You might think that that makes no sense and it really doesn’t. You sin, no matter how often, no matter how grievously, and the blood of an animal makes everything ok? It makes no sense, unless you understand that God is the master of symbolism. The blood of a billion lambs couldn’t pay for a single sin. But the blood of God’s son could and would pay for all sins of all people of all times. All of those Bethlehem lambs of the Old Testament were meant to point ahead to the Lamb from Bethlehem, born and bred for a specific purpose to be sacrificed, the Lamb of God who would take away the sin of the world, the Lamb of God who would take away your sin. His mission was to literally save the world. That’s super hero stuff—and this is no movie, no comic book. This is real and eternal. And he did it. In the lamb of God we see glory revealed.

Would it have been hard for him to conceal everything he had in this cloak of humanity? Would it have been hard for Jesus to be a Lamb when he had a Lion’s power? Well, given the choice to be lion or be a lamb, what would we choose?

You don’t have to look to hard at your heart to see that the lion’s life appeals to us. We want to roar once and have everybody around us listen and fall in line. No questions, no back talk, no hint of criticism. We want to receive respect, even though we don’t very readily give it. We want to be heard, but we really have very little interest in listening.  Being served comes easily to us, but living with a servant’s heart is something that constantly eludes us. In a sentence, we want to do what we want, when we want, as much as we want—even if it’s not what God wants. And that’s a problem, fellow lions. Because God created us, not the way other around. And we exist for God, not the other way around. And we just don’t get it.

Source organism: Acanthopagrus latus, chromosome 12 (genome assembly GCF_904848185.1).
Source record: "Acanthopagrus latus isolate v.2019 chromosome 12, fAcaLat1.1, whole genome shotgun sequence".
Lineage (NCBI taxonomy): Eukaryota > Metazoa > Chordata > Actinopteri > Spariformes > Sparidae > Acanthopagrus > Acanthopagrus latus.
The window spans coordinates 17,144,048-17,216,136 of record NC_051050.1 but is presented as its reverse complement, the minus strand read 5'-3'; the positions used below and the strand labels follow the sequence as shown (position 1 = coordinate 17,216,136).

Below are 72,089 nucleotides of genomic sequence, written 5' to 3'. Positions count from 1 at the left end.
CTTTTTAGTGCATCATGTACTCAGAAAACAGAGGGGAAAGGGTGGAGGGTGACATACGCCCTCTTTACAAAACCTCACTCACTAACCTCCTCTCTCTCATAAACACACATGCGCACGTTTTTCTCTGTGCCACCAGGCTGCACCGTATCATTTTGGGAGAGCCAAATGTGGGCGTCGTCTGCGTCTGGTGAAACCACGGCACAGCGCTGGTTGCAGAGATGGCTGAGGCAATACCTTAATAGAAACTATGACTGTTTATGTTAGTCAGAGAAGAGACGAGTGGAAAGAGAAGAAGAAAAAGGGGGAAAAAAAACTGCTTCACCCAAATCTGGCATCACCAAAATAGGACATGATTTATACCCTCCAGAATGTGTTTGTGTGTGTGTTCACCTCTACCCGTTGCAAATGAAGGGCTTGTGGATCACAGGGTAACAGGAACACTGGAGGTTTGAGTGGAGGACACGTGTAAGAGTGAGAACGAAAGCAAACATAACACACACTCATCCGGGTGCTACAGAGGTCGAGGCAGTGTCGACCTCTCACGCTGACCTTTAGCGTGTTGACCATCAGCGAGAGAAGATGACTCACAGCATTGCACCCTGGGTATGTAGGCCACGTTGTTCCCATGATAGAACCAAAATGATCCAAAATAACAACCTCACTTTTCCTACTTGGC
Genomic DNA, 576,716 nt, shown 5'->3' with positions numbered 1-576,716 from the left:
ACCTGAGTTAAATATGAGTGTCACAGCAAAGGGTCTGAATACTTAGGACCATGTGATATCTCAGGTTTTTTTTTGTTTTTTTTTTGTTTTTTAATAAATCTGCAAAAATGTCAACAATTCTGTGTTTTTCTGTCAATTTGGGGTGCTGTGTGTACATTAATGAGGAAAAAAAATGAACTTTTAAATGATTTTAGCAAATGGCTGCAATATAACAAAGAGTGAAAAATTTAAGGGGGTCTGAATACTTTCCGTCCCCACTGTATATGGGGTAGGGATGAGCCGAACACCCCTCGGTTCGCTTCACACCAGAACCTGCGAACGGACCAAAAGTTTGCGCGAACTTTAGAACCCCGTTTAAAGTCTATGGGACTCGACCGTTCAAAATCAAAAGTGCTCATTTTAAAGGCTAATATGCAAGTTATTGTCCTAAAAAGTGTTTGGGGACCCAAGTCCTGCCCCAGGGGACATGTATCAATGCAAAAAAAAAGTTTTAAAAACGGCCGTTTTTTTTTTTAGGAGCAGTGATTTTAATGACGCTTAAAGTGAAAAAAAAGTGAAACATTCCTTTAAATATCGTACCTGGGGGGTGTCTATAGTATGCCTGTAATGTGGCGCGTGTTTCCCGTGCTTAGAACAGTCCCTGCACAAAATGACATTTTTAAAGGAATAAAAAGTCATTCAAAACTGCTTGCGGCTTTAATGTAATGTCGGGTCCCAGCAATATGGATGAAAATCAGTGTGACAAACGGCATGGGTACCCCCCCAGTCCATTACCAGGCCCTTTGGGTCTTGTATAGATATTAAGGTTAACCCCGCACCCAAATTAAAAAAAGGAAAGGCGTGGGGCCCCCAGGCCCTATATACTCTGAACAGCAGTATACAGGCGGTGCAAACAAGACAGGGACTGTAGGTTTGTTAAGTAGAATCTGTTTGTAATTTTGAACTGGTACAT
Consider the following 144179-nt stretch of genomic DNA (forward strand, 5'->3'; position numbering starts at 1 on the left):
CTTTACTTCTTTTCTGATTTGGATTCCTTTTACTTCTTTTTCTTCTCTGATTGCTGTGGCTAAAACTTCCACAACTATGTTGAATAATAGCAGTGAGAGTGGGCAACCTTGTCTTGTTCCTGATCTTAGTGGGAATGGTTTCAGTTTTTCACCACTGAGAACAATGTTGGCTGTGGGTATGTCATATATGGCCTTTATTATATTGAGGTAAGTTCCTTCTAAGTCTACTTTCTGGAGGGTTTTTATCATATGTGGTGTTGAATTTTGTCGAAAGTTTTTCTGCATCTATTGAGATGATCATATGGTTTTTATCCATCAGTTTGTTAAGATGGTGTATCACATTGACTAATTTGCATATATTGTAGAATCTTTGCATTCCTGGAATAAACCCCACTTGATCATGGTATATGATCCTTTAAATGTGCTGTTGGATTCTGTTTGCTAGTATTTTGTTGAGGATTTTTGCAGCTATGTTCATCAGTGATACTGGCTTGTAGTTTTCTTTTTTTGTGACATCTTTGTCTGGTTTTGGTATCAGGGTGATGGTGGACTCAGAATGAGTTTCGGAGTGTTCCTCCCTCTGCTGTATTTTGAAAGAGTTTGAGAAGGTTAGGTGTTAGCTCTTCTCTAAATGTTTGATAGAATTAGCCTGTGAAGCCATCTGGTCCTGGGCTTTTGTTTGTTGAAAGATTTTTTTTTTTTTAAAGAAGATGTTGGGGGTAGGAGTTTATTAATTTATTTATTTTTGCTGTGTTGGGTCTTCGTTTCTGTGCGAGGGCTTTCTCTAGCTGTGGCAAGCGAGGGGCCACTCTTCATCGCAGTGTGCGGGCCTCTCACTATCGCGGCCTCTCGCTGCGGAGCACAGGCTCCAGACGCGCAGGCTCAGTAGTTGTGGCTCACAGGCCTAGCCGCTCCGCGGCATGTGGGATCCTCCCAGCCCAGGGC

We look in our hearts and we see selfishness. We look at our lives and see the hurt that we’ve caused others. We look at God’s law and we see his just anger. But then we look at the Lamb of God who takes away the sin of the world.

And when we see him, and what he’s done for us, who he’s made us, that very fact changes us. If Jesus willingly wrapped himself in humility and meekness, maybe it’s not such a bad thing for us to do the same. Maybe you don’t need to prove to everyone how valuable you are. Because God has determined your value. It becomes less important what people think of you, because quite frankly, you’re not living for them—you’re living for Someone Greater. It becomes more important to please your Father. It becomes okay for someone else to get their way. In short, we become a little less lion and a little more Lamb (with a capital L).

That changed heart doesn’t just happen by itself. Look regularly, and see the Lamb of God as he is championed in public worship. Look regularly and see the Lamb of God as he is revealed in his Word. Look regularly, and see the Lamb of God as he offers you his body and blood. Look regularly, and see the Lamb as he covers over your sins in Holy Baptism. The point is, if you look at him enough in Word and Sacrament, and you start to look like him in your life.

And one day, you’ll look like him in eternity. You see, during his earthly life, Jesus cloaked himself in humility and kept his glory under wraps. But now he reigns with radiance unhindered and power unlimited. The Lamb today is reigning on his throne. So it will be for you.  Today, we carry on in less than glorious fashion. We fall, we fail, we’re frail. We make bonehead mistakes. We suffer humiliation. But one day, glory will be revealed in us, too. Whatever strikes fear in your heart today, whatever drags on your spirit. Whatever weighs on your mind. Know that it won’t last. One day, by faith, you will reign with the Lamb with radiance unhindered. May the Lamb bless and keep you till that day as you look to him. Amen.